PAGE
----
Does your home need a makeover? Does your decor look tired and uninspiring? Before you dive into a remodel or redecorating project, consider one thing. The culprit of your "blah" feeling probably boils down to one little, seemingly insignificant detail:
Lighting is more important than you think. Sometimes, all a room makeover needs to consist of is a small change in the way a room is lit. The right light bathes a room in an impeccable way, makes a space look comfortable and inviting, emphasizes the use and feel of the room, and makes you look and feel your best. Allow us to illuminate the subject. (See what we did there? Clever bunch, we are.)
First, let's go over the number one rule of lighting: No bright lights! Overly bright lighting makes a room look too sterile and washes everything out. This isn't to say that a room shouldn't be bright and cheery. The trick is to layer your sources of light (including natural window light) to achieve the perfect balance. There's no need to light an entire room. Think about the rooms in your house, their functions, and which areas need which kind of lighting.
Architect and designer David Rockwell says, "Choose your light source, and then determine how to diffuse it." According to Rockwell, simply switching out a lampshade can make a huge difference. Another way to diffuse light is to add a dimmer. In fact, it's a smart move to install a dimmer on every overhead light in your home, if feasible. Dimmers allow for flexibility as far as mood, time of day, and usage. Huge bonus: they also reduce energy consupmtion and make bulbs last longer. If multiple light sources are the only option in any given room, always install a dimmer switch.
The wrong type of bulb can also be the culprit of a poorly lit room. Repeat after us: never, ever, ever use fluorescent tubes. Even if you think they're an efficient way to light a large space. Just don't. They're too industrial, and not in the cool, funky, downtown loft way. They make colors look off and can cause fatigued eyes. As a different option to incandescent bulbs, consider compact fluorescent bulbs (CFEs). Screw-in LEDs are also a good choice, but they can be pricey. Dimmable white A-19 LED bulbs are another great way to add warmth to your light source.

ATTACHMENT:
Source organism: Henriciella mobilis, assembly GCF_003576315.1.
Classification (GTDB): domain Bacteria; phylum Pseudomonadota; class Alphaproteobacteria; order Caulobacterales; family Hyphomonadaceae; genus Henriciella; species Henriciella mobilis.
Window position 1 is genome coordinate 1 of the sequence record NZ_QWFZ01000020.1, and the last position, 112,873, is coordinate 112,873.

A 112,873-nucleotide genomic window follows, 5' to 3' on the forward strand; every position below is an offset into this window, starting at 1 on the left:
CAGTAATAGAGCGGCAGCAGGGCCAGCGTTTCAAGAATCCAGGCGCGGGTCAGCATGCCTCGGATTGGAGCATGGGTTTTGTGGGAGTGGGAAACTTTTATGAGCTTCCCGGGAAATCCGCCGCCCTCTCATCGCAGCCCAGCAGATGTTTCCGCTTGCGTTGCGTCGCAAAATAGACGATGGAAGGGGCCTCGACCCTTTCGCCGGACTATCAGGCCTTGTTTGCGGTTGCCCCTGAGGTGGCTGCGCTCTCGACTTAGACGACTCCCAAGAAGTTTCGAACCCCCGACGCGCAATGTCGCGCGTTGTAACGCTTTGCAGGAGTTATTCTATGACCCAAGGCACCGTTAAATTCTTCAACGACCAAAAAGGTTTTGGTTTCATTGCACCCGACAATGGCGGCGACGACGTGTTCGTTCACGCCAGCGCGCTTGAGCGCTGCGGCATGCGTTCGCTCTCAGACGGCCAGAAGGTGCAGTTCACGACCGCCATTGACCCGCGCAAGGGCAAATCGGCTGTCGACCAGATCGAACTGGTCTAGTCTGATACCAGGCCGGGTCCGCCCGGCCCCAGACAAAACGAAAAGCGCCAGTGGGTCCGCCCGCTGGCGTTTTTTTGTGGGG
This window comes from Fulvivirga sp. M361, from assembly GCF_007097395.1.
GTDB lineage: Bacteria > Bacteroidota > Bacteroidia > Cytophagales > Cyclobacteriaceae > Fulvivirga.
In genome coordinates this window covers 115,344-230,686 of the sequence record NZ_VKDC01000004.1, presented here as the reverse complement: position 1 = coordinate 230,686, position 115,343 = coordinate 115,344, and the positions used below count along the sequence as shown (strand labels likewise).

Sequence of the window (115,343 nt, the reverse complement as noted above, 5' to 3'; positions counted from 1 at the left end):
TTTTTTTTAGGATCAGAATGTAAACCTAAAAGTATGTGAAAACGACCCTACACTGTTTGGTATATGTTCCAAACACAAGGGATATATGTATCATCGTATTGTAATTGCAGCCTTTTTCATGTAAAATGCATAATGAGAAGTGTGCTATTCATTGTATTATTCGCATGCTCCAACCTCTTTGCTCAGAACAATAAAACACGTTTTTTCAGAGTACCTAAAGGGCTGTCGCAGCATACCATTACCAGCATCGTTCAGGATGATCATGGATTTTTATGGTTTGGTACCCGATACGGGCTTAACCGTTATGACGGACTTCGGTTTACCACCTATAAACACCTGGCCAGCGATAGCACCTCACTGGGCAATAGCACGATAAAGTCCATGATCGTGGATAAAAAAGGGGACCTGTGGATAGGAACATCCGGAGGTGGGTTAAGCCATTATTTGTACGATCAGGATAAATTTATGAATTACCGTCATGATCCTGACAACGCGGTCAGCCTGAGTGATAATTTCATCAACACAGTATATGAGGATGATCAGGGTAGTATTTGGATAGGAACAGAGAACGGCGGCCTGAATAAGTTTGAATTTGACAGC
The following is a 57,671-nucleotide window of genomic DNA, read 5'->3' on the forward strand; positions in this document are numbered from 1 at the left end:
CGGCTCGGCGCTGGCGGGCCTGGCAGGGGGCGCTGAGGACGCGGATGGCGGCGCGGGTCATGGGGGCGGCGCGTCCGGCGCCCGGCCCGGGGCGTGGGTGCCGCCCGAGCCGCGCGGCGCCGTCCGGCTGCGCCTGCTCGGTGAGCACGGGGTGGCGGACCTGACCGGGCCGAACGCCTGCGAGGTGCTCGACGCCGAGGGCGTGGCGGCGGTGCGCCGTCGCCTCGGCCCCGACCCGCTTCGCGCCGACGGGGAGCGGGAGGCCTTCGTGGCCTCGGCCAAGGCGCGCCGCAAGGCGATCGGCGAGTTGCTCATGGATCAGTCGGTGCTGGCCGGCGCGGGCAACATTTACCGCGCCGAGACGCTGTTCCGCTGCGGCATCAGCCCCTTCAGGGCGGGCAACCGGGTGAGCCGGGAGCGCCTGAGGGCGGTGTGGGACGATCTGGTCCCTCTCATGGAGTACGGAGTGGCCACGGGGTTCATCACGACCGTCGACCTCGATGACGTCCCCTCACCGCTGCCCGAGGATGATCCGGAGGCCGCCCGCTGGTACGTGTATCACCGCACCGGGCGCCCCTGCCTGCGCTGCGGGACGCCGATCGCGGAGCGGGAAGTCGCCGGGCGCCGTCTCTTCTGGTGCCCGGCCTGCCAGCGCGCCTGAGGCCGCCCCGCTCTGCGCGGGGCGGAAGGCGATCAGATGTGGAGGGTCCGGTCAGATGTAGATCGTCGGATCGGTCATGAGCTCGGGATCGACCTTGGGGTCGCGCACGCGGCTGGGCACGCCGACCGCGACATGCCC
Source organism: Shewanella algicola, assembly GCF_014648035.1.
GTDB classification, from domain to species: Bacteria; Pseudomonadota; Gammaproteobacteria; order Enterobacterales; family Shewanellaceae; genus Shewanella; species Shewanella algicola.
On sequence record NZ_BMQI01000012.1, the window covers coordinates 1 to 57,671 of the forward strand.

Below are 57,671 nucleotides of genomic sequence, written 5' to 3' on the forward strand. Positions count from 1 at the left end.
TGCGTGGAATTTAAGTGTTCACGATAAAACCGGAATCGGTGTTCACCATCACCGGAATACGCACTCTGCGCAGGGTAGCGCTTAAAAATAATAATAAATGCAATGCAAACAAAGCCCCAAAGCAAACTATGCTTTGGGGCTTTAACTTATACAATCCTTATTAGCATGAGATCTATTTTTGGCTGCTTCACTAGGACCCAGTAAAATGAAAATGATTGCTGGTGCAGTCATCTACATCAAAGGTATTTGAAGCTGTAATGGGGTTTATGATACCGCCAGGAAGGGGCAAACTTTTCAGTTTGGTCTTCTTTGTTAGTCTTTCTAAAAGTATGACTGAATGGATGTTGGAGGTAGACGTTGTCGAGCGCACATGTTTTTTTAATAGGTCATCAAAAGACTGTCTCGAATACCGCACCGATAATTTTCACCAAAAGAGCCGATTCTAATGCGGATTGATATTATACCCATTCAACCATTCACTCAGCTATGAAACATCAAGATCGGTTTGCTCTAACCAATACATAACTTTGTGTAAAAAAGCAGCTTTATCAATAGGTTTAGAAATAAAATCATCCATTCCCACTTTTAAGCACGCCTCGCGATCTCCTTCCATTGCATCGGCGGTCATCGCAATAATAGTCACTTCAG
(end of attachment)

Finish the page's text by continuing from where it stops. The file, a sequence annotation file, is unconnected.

Let's take a look at lighting each room. Think about the function of a room before you go out and buy whatever you think looks good. In a dining room, an overhead chandelier with a dimmer works best. Not only does it allow you to adjust the lighting based on mood, but it's more pleasing aesthetically. In the kitchen, consider the most-used sections. Focus direct light on work areas, utilizing under-cabinet task lights, pendant lights, and lights above the stove cooktop. The living room is one of those rooms where layers of light work best. Choose a pleasing combination of floor lamps, table lamps, and overheads like recessed lighting. Put some thought into how each light source fits in with the overall decor and feel of the living room. In the bedroom, overhead light is harsh and not relaxing at all. Once again, if you must have an overhead light, install a dimmer. But ultimately, all you really need are bedside lamps, reading lights by the bed or sitting area, and perhaps a brighter task light for dressing. The bathroom is another tricky area. Some people stand firmly in the "brighter is better" camp. Others prefer a soft glow for a relaxing feel. This is completely up to you and how you want your bathroom to feel. A kids' bathroom, for example, probably calls for bright white light. But the master might need something softer for ambience. Use candles as an option to enhance any lighting you decide on.
Now that we've shed some light on the situation, we hope a light bulb has gone off over your head. (We're full of bad puns today, but we just can't resist.) Try switching up the light in your home for a small change that makes a big impact. If you take this mini-challenge, let us know how it works for you!